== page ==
It shouldn't matter when the wicked are dealt with in Justice.
 

Deepdiver

Crow
Gold Member
Race and IQ doesn't matter in the eyes of God as much as Righteousness. Yet because of the cult of leftist egalitarianism.

The wicked are not punished as they should. It wouldn't be an issue if law and order is actually applied and all murderous/treasonous criminals end up dead as they deserve.

I'd say Giuliani didn't go far enough. Because he didn't push for capital punishment in all cases of murder for example.

It shouldn't matter when the wicked are dealt with in Justice.

This is the Anti-Christian plan being implemented by Satan's (((Minions))) Soros, Bloomberg, DeBlasio, Gates, Fauci et. al.
 

EndlessGravity

Kingfisher
The real megatrend impact on cities will be TaaS - once they have a cure for Covid and future mutations...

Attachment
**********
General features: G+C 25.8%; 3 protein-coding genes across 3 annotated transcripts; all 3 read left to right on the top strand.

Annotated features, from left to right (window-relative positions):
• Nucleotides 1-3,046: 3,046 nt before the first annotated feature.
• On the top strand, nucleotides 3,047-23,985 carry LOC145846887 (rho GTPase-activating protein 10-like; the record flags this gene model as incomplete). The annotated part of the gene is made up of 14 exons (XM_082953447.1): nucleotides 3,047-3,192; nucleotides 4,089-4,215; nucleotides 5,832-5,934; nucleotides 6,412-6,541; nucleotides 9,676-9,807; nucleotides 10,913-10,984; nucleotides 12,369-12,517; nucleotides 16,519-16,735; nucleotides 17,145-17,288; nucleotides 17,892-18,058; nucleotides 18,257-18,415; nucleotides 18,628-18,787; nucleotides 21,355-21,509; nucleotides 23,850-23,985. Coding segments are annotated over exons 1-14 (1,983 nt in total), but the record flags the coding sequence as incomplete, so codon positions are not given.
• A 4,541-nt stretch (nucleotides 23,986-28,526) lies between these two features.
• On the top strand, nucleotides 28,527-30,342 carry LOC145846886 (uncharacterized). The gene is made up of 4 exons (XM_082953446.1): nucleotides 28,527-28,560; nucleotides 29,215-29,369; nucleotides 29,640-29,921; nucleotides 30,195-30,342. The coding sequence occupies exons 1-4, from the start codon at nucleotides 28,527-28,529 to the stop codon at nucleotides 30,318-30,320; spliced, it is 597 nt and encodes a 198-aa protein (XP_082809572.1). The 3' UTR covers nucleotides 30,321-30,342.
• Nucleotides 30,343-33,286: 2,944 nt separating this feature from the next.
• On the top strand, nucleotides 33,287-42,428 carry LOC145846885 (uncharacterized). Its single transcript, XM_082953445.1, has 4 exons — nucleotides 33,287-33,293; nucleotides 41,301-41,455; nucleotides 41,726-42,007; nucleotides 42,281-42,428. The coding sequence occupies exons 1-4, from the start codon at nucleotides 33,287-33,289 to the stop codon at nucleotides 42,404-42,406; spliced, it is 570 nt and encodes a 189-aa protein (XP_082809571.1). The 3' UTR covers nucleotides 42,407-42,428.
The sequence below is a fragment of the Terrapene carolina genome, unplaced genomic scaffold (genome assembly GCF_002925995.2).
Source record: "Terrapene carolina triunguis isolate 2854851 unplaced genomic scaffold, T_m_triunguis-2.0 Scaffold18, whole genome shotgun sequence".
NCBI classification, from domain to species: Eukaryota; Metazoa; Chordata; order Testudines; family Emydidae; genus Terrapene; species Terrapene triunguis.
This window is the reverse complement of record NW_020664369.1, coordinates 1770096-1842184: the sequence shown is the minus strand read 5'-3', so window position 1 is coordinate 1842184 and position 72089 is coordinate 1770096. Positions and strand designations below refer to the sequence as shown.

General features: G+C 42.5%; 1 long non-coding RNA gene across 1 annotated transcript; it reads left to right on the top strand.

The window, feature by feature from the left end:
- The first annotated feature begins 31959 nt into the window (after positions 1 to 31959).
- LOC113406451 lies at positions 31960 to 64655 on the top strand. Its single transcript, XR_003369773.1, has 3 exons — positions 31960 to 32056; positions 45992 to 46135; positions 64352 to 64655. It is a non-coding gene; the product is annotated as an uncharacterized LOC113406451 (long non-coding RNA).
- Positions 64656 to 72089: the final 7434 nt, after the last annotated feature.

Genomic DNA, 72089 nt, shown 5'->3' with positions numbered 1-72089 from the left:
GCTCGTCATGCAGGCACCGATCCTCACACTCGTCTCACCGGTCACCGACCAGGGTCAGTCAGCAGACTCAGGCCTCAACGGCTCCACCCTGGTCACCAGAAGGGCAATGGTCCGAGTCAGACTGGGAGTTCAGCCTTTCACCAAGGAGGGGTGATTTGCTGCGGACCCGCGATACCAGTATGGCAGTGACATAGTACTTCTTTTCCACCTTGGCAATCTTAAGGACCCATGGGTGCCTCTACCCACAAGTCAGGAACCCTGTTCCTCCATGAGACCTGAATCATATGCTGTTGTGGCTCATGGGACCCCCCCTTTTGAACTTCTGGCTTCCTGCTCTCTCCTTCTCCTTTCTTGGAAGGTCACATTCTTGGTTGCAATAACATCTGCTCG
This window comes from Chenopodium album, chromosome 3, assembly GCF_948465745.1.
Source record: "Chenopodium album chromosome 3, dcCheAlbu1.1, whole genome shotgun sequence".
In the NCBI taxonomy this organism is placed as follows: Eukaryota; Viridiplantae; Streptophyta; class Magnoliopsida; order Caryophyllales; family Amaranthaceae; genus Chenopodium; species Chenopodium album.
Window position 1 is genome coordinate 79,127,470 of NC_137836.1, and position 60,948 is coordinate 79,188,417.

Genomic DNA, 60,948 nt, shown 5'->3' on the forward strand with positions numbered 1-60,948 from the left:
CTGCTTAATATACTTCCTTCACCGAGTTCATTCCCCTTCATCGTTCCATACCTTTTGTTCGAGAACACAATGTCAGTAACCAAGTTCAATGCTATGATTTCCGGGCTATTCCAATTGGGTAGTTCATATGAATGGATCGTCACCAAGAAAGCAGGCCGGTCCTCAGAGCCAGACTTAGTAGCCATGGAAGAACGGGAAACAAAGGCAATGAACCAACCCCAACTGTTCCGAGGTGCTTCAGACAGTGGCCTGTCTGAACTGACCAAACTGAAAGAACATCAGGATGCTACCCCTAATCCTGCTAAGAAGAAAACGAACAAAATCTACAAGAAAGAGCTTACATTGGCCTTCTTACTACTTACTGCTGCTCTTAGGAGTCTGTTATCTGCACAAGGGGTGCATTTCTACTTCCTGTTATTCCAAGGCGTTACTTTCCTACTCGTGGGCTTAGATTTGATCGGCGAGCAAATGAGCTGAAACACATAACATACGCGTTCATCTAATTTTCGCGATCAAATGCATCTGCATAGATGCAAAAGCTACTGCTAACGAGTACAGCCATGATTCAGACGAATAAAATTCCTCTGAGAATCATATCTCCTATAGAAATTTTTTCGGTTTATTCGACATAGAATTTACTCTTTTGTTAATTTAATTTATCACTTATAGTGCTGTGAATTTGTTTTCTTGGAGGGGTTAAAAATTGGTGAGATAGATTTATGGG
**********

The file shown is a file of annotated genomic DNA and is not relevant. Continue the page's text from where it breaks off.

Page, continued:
To add to this: the direction of cars is going toward specialized mechanics only. So no local mechanics because they won't be able to work on these vehicles in the futures.

It wouldn't surprise me to learn all this was just a way of seeding people from liberal mega-cities to 2nd and 3rd-sized metros, eliminate our long-term reliance on oil, herd everyone into Big Tech, and drop the need to maintain large sections of infrastructure.
 

RDF

Woodpecker
Los Angeles weather is too good to see a major exodus. The downtown LA area has seen rates plummet by 30%+ and will likely continue to do so. Meanwhile, the beach cities are thriving. This will likely continue.
 

animum-rege

Sparrow